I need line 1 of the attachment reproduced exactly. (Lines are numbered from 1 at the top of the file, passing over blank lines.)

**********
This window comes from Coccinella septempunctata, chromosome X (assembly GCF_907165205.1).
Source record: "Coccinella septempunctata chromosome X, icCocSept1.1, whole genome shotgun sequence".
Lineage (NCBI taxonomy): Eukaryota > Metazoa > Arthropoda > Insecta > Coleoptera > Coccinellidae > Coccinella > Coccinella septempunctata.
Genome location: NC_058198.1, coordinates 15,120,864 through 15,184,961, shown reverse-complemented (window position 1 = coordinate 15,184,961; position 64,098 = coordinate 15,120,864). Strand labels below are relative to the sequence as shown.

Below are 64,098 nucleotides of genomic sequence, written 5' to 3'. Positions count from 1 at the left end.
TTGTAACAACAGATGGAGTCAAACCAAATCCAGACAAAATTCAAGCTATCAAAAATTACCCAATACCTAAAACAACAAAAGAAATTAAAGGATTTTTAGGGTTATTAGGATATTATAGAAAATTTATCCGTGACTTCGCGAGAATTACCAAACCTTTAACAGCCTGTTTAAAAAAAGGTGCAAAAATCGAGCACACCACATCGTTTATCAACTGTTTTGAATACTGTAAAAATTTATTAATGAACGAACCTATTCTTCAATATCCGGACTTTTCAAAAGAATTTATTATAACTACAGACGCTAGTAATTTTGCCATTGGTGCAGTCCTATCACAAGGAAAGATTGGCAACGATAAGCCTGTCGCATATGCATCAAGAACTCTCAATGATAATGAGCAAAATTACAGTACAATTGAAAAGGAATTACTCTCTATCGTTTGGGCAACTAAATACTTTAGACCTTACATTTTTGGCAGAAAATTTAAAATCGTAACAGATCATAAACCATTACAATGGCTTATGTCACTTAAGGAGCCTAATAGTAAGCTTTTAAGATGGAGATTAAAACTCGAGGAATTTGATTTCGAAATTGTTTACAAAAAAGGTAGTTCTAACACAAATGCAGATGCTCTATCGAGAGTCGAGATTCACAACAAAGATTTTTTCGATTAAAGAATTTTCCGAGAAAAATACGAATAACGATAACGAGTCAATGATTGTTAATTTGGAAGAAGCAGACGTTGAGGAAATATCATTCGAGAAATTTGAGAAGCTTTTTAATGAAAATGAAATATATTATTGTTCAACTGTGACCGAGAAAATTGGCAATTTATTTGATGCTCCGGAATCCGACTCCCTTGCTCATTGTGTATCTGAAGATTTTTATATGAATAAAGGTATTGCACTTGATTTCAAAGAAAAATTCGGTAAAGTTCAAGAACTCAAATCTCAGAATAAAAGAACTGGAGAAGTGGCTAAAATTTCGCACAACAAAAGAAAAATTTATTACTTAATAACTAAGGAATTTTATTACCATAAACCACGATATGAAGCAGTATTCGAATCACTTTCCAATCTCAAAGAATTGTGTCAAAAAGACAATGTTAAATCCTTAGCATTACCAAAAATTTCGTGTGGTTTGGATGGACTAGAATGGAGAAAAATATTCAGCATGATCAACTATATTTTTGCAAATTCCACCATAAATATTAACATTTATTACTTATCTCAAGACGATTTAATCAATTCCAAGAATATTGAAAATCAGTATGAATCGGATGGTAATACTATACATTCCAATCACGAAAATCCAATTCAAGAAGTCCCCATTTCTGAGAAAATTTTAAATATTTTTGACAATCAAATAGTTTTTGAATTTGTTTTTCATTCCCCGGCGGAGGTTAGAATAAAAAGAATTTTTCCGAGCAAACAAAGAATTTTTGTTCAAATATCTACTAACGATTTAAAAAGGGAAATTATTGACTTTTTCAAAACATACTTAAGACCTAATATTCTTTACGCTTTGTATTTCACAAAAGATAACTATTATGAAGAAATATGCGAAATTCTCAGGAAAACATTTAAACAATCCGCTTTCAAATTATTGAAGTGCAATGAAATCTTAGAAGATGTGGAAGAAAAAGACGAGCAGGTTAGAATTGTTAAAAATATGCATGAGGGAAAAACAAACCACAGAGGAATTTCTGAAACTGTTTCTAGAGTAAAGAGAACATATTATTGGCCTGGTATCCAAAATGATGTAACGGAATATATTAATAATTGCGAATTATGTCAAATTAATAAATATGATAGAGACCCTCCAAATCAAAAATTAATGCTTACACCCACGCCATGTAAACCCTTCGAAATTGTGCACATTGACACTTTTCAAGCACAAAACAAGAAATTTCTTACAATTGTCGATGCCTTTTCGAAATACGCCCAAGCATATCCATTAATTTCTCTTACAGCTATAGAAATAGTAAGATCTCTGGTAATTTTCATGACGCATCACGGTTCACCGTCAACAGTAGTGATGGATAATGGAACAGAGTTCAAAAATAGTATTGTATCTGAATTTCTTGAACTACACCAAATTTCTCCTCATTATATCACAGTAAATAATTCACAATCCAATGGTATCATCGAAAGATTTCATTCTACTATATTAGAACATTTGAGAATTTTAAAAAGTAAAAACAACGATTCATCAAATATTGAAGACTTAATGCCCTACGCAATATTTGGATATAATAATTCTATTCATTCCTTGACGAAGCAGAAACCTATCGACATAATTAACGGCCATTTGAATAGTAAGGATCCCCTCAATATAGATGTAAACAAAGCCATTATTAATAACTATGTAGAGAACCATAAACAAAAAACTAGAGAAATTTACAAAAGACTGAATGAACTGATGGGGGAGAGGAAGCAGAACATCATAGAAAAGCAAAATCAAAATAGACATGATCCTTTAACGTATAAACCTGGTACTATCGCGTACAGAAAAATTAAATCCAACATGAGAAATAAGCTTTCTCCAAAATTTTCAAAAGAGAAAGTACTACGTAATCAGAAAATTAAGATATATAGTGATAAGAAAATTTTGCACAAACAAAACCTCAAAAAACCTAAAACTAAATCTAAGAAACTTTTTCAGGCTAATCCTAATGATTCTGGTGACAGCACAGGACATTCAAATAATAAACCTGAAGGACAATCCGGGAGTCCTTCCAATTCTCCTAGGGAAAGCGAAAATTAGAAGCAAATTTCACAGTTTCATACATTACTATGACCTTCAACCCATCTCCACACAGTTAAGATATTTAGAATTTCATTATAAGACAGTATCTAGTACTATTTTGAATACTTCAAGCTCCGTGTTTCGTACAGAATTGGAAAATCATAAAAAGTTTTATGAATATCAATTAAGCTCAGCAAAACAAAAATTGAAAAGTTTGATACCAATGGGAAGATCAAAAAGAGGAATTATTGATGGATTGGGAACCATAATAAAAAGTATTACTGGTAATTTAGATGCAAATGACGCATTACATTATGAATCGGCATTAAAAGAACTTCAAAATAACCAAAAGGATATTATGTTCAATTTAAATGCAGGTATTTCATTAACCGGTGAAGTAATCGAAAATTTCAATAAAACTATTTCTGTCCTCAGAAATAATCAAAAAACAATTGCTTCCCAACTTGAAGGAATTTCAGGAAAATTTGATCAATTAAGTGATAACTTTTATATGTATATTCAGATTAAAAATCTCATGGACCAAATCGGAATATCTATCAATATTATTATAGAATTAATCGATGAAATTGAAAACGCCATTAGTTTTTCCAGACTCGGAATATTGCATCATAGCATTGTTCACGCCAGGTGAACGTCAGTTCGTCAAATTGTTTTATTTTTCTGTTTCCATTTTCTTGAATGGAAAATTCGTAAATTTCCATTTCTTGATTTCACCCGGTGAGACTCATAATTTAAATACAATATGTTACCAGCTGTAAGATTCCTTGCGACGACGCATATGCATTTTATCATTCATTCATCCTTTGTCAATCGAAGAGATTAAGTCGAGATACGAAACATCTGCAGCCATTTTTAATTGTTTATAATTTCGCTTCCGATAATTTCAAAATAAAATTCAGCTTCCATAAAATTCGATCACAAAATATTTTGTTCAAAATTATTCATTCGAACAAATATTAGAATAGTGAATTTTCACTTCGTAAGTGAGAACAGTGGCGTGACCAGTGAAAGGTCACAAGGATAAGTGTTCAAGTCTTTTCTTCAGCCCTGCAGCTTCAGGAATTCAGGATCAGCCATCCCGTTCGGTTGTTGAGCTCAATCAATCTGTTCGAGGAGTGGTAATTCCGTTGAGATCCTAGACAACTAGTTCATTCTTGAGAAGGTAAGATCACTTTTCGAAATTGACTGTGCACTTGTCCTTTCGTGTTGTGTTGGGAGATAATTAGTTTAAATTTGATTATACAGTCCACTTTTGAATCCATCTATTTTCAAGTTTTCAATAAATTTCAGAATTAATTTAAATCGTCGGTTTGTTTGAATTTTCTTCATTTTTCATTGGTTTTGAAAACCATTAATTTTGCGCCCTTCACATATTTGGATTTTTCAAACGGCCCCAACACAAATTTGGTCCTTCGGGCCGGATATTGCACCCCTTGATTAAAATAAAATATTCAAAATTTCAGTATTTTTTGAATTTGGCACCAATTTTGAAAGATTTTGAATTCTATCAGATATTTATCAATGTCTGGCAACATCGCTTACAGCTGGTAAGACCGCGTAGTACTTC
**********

This window comes from Coccinella septempunctata, chromosome X (assembly GCF_907165205.1).